Pan Pacific Symposium Conference Proceedings


Author: James Rathburn
Company: Gryphics, Inc.
Date Published: 2/13/2001   Conference: Pan Pacific Symposium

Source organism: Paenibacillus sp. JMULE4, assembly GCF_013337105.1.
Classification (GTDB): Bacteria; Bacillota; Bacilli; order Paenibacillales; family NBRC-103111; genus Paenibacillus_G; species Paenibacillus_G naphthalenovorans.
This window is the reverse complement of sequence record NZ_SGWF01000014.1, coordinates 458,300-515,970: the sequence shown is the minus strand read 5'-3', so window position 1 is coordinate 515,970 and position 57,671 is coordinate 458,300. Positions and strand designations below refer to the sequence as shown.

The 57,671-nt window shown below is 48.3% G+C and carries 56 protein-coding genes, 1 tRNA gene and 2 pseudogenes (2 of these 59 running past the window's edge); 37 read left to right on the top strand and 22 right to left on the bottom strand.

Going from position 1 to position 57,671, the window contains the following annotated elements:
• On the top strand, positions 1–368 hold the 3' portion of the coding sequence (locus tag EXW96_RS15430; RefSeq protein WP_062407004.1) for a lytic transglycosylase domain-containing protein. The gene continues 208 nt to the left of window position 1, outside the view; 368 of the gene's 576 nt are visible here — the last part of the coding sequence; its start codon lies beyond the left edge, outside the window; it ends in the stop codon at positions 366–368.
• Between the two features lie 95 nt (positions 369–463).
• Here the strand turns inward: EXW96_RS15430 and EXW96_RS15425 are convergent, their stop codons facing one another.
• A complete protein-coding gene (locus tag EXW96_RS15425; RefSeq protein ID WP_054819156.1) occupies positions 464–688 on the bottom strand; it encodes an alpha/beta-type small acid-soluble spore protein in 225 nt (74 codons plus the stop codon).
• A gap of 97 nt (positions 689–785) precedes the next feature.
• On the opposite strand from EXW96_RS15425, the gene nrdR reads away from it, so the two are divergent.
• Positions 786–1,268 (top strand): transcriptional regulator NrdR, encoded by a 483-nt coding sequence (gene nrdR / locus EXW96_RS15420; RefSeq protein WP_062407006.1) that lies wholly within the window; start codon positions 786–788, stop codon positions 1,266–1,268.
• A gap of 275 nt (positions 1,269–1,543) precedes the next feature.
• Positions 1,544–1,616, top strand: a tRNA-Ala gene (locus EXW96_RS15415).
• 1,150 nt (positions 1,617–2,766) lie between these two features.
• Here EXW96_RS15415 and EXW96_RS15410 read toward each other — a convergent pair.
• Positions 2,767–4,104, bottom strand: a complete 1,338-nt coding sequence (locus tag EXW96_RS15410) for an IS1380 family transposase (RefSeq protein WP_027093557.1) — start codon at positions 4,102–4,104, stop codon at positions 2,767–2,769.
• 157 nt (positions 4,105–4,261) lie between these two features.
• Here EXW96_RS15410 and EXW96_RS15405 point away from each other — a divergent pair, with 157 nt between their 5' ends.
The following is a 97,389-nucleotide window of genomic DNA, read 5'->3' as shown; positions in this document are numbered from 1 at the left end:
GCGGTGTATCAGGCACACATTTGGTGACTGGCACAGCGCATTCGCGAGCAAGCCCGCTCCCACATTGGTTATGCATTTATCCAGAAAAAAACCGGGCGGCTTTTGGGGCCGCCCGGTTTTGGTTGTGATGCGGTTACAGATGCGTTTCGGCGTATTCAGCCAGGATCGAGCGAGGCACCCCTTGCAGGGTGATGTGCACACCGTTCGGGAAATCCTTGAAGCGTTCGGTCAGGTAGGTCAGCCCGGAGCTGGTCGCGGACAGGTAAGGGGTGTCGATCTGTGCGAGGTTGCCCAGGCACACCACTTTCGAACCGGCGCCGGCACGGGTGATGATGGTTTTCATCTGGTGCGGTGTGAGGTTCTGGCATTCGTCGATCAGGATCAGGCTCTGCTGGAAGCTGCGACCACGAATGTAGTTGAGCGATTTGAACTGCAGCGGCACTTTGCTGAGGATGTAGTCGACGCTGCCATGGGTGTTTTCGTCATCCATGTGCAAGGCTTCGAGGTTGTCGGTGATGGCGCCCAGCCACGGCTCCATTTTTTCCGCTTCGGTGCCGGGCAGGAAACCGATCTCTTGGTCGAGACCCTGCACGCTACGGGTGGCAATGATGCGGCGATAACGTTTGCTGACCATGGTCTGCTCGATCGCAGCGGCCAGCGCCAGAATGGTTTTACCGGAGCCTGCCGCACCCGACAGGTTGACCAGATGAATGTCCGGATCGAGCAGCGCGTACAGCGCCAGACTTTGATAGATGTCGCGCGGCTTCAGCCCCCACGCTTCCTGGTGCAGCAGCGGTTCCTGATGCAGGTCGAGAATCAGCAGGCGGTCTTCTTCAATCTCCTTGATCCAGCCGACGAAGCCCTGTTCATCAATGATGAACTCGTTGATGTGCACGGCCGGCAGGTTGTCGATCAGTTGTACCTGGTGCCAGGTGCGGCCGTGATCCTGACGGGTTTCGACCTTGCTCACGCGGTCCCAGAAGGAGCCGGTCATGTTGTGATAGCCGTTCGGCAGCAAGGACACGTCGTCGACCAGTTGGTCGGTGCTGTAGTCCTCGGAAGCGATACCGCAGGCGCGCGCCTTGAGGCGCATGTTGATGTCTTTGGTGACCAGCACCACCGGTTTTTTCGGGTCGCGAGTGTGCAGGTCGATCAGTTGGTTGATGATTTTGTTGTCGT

Abstract: The current market trends in system level and package development are driving the use of large I/O count, high density packaging for high performance IC devices such as Microprocessors, ASICS, and Chipsets. As the IC device speeds and performance levels increase, significant issues arise related to the method and structure of package integration into the system level environment. From the perspective of mounting or attachment, a typical IC device of this type or nature encounters three major stages along the path to end-use in a system. Traditional methods of attachment such as adapters, sockets, connectors, or direct solder reflow have significant limitations and disadvantages when considering high speeds, large I/O area array devices from three perspectives within the life of the IC, and document the qualification of a new technology capable of achieving signal performance above 6-8 GHz. The intended discussion will establish the parameters of 3 separate development programs, each focused on a different stage of IC to system level integration. In each case, the signal performance of the device dictates that methods used one generation previous will no longer be acceptable. The first stage is related to the IC development level itself, conducted with involvement from Intel, and relates to the ability to maintain signal integrity while allowing for Chipsets and ASICs to be removed and replaced without solder reflow. The second stage is related to the System Level development from the perspective of the Enterprise Development Group at Compaq Computer Corp., where the ability to separably interconnect chipsets into the system provides significant advantages. The third state relates to a program with connector manufacturer Molex, where the need for high speed, high density integration is correlated from the IC and System Level development stages into low cost, high volume production use. The structure of the proposed paper is to define the requirements for each application, identify the critical need for a low parasitic connection between the device and the system circuit board, and document the results of qualification tests. Detailed attention will be paid to the critical interconnect issues encountered by Compaq, Intel, and Molex as they meet the challenges of next generation systems operating beyond 1-2 GHz.

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